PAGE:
In 2023 and beyond, every website needs an SSL certificate to boost security and user trust.
To limit 404 errors and improve user experience, it’s important that all of our links are working as expected. However, you’ll often run into broken link problems if you’re moving a site from staging/local development to the live version.
We test key navigation items, widgets, etc. to make sure that there are no issues.
One tip to avoid problems is to use relative URLs instead of absolute URLs. For example, let’s say your site is https://yoursite.com and you want to link to https://yoursite.com/example-page:
Basically, with relative URLs, you can change the base URL of your site (https://yoursite.com) without breaking any of your links.
Search engine optimization (SEO) titles and meta descriptions are important for helping your site rank in search engines. They can also help you increase your organic search clickthrough rate (CTR) by helping you catch searchers’ attention.
Before we can set them, we need to make sure we’re using an SEO plugin like Yoast SEO or Rank Math. Then, you can set up SEO title tags and meta descriptions from inside the editor for each piece of content.
Web analytics are a useful tool that lets us see how many visitors your site gets, what content they like, where they come from, and lots more. We install website analytics from day one so that you can start understanding your site’s visitors right away.
Your XML sitemap is a list of all the content on your site in a special format. It helps search engines like Google discover all of your content and include it in the search results.
As of WordPress 5.5, WordPress creates an XML sitemap by default – you can access it by appending /wp-sitemap.xml to the end of your site (e.g. yoursite.com/wp-sitemap.xml). Most WordPress SEO plugins also include their own features to help you create a sitemap.
By default, your WordPress site will try to send its transactional emails (password resets, form notifications, etc.) via your web host. Unfortunately, this method isn’t very reliable and some hosts will completely disable sending emails from the server.
A much more reliable option is to use a dedicated sending service like SendGrid and a WordPress SMTP plugin.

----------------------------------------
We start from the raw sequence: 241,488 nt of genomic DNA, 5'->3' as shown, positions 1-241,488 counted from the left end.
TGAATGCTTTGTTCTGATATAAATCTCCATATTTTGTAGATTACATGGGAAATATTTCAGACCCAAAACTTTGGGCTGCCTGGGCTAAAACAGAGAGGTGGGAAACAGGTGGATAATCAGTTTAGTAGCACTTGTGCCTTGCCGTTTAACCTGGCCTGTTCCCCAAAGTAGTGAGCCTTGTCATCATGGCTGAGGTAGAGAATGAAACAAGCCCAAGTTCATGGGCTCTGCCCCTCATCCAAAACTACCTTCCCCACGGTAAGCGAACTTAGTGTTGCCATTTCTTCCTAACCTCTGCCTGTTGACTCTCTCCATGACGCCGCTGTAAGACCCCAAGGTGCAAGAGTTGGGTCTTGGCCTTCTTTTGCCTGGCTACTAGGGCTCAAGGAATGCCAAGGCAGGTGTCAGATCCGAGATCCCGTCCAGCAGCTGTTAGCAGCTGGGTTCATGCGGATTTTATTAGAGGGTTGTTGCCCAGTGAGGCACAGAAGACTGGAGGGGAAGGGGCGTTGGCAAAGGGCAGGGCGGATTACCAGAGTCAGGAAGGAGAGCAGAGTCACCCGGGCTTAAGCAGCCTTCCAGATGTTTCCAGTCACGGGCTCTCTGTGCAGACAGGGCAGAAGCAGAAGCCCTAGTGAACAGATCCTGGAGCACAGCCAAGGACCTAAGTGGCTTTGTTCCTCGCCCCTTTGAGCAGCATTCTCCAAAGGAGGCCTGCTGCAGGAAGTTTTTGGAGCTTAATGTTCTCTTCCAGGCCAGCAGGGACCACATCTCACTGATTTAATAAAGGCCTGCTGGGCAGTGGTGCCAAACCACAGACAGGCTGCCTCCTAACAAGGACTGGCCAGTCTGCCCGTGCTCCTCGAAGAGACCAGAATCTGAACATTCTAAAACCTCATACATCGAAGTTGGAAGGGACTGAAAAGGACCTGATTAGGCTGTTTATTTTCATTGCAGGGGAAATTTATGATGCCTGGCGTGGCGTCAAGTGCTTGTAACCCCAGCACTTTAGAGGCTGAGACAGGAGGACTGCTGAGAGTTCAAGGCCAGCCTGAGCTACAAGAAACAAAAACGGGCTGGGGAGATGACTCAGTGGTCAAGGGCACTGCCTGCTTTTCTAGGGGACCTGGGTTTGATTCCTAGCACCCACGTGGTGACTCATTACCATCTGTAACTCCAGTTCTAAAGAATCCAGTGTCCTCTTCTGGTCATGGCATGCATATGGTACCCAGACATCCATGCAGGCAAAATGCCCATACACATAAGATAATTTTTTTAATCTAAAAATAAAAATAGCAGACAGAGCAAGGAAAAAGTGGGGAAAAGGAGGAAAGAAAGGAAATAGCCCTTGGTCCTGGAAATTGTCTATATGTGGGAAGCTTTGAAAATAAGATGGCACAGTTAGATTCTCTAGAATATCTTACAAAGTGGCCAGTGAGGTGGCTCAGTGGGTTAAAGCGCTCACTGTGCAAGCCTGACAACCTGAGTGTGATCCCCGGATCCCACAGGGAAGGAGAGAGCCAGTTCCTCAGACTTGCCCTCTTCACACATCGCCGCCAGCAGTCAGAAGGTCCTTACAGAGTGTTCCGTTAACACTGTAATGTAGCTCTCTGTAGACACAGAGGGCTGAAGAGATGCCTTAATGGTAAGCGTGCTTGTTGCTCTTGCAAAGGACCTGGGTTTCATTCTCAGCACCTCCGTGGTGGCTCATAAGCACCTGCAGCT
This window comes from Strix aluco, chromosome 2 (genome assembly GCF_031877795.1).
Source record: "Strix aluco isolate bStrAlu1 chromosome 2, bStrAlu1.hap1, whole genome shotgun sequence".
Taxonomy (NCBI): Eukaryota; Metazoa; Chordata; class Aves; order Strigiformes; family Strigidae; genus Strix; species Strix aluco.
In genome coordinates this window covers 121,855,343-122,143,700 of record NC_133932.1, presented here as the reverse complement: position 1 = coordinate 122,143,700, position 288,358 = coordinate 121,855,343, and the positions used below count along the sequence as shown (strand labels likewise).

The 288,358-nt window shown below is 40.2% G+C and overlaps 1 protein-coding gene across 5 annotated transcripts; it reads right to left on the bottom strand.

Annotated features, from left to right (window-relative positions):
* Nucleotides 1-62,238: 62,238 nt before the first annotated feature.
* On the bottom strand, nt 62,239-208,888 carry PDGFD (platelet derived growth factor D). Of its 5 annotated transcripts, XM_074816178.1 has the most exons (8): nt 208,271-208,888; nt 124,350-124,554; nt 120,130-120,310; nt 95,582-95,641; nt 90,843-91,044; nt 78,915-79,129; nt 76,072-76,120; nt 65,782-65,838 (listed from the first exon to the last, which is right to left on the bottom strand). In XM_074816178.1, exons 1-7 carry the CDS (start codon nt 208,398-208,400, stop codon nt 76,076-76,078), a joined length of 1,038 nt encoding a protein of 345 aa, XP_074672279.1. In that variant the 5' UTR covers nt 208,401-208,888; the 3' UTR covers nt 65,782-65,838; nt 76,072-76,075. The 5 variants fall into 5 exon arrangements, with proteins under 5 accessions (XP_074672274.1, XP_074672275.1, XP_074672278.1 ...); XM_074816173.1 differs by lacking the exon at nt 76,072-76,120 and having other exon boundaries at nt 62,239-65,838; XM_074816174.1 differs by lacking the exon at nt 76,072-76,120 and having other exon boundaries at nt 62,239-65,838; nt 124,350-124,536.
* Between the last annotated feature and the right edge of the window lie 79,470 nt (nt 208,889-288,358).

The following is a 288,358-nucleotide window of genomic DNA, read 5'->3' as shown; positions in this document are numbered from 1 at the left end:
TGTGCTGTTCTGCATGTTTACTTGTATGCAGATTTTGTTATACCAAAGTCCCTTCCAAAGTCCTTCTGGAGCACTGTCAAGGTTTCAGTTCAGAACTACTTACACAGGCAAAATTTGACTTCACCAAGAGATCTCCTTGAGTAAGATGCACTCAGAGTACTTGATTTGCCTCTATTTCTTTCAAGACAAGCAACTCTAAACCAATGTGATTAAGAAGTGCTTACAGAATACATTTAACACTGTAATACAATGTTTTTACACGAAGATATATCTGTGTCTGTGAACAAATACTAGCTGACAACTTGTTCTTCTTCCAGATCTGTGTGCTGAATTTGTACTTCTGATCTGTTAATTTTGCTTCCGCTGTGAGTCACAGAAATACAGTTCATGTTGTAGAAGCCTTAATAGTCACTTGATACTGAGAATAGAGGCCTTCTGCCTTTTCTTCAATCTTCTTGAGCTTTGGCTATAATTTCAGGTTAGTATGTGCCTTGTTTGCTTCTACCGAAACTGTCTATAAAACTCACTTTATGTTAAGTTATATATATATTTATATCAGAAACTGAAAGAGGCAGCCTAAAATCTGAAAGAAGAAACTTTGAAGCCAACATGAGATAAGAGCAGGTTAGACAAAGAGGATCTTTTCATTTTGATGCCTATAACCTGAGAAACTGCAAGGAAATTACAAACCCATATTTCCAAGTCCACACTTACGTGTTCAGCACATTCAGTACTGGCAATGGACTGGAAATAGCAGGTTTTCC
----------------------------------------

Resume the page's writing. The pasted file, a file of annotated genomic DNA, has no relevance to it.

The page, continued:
We make sure that we’ve set everything up and also send some test emails to ensure that there aren’t any issues with deliverability.
If your site targets visitors from the EU, we also need to take steps to comply with EU laws like cookie consent and the GDPR.
How quickly your site loads will affect everything from user experience to SEO, conversion rates, and more. For that reason, it’s an essential ingredient if you want your website to be successful.
Every website needs a strong backup policy to ensure your data is always safe and secure in case something bad happens. If you use premium managed WordPress hosting, your host might already offer secure off-site backups.
We make sure that:
Securing your site is one great strategy to help make sure you never need to use the backups from the previous checklist item.
Updating your plugins is important to keep your site secure and avoid compatibility issues. For free plugins from WordPress.org, you’ll receive update notifications in your dashboard and can update with a single click.
However, for any premium plugins that you’re using, you’ll need to add a valid license key to enable automatic updates.
Before you launch, go through each premium plugin on your site and check to see if you’ve activated it with a license key — otherwise, it’s far too easy to forget about updates.
Finally, the last step in our website launch checklist is to test your site. Then, we can test it again. And then maybe one more time for good measure.
Click around to different pages and make sure everything is working. Check for broken links, missing content/images, CSS issues, etc.
Pay extra attention to important actions, like forms or registration/purchase flows. Additionally, remember to test on different devices, like both your desktop and smartphone.
If nothing breaks, we feel confident that we’re ready to launch your website.